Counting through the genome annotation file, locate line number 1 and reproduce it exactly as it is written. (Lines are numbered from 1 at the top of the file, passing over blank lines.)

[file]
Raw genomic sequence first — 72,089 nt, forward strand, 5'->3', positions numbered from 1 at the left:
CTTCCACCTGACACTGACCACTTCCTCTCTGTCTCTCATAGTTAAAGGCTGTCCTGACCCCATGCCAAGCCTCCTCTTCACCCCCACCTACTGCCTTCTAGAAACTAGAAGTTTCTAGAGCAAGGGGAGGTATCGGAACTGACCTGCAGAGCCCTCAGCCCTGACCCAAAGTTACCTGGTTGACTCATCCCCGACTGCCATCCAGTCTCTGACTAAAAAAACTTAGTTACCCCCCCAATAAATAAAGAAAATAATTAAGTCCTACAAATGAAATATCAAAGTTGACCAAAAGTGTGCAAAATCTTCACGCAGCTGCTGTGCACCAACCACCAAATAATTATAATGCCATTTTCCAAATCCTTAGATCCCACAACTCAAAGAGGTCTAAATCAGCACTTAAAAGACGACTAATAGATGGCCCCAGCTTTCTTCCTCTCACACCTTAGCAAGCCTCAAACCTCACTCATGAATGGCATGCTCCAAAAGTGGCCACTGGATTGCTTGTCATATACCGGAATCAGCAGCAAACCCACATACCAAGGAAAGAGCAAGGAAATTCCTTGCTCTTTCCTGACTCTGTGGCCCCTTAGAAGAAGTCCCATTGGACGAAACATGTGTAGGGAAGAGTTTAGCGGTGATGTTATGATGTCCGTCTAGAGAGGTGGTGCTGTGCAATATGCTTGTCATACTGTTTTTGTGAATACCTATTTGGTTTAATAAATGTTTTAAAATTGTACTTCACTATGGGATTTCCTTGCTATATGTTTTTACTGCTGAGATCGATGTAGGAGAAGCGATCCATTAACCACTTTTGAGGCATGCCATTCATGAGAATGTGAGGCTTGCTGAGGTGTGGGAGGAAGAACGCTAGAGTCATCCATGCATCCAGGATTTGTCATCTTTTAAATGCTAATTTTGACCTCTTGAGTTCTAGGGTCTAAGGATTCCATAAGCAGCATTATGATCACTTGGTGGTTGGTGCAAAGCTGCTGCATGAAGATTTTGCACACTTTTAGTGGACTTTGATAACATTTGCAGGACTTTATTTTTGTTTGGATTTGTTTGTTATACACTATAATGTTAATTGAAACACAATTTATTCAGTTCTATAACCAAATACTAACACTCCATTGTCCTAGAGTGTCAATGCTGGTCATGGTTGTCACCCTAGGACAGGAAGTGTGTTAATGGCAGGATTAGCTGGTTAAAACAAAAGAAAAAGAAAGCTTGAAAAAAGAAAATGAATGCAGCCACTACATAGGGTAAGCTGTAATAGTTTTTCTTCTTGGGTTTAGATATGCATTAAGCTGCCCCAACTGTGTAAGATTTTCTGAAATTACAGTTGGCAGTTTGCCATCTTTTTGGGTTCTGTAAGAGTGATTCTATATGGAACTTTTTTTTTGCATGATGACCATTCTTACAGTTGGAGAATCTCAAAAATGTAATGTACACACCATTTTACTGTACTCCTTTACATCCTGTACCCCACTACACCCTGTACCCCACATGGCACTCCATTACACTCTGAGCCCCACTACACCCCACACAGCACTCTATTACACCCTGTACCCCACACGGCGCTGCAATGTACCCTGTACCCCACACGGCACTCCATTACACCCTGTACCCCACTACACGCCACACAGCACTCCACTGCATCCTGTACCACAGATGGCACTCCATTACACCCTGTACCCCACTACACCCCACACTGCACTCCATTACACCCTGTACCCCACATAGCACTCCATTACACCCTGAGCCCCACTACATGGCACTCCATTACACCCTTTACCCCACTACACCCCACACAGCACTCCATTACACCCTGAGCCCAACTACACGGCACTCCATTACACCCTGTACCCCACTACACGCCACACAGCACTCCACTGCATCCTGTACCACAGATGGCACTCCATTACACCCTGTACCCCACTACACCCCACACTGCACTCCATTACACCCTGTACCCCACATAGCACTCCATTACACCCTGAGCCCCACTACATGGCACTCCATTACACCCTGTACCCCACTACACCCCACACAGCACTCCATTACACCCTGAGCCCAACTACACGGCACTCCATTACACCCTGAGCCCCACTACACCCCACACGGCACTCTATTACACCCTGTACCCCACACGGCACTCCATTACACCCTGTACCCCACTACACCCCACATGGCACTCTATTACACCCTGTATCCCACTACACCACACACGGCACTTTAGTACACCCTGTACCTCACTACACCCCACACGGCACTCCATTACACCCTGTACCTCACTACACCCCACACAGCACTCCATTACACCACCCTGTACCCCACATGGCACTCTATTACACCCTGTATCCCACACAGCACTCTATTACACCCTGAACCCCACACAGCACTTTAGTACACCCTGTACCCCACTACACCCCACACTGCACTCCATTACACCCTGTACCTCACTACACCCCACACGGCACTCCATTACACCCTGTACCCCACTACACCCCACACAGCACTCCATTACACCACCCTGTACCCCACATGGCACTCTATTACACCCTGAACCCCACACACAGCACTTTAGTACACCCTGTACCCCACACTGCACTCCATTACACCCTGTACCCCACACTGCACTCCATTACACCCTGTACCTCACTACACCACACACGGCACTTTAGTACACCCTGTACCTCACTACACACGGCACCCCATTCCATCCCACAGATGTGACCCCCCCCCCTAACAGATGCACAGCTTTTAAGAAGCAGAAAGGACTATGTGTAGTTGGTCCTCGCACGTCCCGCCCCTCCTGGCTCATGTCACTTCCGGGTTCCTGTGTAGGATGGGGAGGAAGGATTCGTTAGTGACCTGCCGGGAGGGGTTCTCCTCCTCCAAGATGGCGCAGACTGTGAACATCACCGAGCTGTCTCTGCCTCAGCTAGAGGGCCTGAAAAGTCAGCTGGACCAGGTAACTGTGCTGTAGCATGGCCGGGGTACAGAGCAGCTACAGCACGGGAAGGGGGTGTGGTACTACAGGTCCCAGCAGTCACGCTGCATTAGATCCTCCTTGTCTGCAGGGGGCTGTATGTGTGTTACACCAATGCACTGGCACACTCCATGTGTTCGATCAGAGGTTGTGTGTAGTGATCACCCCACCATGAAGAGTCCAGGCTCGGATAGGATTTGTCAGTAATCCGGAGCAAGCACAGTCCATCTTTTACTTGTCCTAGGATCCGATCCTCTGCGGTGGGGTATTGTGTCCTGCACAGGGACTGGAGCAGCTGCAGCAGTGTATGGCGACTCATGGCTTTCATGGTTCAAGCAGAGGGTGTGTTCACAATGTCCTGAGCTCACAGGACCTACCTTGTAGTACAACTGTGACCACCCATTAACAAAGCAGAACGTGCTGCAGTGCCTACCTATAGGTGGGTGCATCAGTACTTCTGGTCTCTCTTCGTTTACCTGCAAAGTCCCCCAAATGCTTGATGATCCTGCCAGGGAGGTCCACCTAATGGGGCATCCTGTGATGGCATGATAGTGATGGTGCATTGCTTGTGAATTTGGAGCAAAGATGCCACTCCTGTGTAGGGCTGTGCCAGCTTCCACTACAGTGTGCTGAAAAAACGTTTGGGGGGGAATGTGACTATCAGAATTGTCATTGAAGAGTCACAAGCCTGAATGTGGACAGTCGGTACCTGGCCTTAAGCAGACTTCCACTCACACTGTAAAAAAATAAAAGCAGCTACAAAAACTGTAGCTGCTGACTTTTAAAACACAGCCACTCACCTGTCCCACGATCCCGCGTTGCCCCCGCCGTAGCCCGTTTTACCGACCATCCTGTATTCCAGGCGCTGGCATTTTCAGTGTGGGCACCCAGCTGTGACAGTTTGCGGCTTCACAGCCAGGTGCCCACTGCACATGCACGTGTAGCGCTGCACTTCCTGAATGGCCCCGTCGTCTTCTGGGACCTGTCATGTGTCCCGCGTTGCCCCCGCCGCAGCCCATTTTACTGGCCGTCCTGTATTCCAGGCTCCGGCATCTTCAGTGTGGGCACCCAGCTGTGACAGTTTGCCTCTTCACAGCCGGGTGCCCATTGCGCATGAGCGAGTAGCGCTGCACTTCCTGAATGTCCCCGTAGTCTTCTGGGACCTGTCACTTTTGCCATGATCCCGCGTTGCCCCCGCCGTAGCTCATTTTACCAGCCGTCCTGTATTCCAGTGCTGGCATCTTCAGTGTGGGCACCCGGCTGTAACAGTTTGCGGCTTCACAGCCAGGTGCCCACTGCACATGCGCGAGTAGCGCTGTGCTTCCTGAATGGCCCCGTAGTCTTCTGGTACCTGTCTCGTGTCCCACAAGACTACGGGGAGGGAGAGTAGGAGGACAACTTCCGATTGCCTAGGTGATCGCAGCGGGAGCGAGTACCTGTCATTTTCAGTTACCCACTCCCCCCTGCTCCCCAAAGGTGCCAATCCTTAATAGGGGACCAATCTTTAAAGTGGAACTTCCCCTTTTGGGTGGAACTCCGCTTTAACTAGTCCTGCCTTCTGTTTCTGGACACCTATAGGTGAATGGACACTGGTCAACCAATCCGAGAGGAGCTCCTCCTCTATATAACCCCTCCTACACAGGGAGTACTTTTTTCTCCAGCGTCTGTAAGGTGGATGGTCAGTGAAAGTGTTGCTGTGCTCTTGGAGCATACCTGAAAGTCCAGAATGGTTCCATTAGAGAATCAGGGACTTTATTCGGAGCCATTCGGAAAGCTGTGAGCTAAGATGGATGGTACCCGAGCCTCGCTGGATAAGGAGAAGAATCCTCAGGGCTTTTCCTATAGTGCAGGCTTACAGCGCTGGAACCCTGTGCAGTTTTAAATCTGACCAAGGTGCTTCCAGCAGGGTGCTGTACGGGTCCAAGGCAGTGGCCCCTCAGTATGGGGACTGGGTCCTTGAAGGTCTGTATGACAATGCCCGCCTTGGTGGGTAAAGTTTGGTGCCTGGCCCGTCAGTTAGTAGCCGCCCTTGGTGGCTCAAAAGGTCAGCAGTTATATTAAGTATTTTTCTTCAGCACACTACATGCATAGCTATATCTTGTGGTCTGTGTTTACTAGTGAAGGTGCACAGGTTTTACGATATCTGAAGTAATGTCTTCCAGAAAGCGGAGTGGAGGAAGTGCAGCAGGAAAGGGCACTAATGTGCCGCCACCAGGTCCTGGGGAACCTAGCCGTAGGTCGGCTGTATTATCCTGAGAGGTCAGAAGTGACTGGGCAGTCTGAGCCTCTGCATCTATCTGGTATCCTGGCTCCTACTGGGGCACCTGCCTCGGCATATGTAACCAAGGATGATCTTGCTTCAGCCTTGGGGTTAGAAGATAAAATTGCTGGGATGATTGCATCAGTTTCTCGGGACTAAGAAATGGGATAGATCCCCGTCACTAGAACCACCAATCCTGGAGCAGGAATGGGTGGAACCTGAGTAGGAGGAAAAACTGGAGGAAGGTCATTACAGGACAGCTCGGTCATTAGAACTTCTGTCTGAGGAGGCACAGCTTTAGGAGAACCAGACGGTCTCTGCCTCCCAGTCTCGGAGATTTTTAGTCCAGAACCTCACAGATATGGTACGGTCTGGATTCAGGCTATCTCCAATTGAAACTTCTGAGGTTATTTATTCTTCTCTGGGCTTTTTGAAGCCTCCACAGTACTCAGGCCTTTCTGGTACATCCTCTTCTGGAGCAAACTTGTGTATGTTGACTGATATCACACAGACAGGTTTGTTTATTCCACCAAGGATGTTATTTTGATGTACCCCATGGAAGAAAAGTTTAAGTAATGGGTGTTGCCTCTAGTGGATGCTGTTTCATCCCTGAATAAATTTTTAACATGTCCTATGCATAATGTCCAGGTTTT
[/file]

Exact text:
Raw genomic sequence first — 72,089 nt, forward strand, 5'->3', positions numbered from 1 at the left: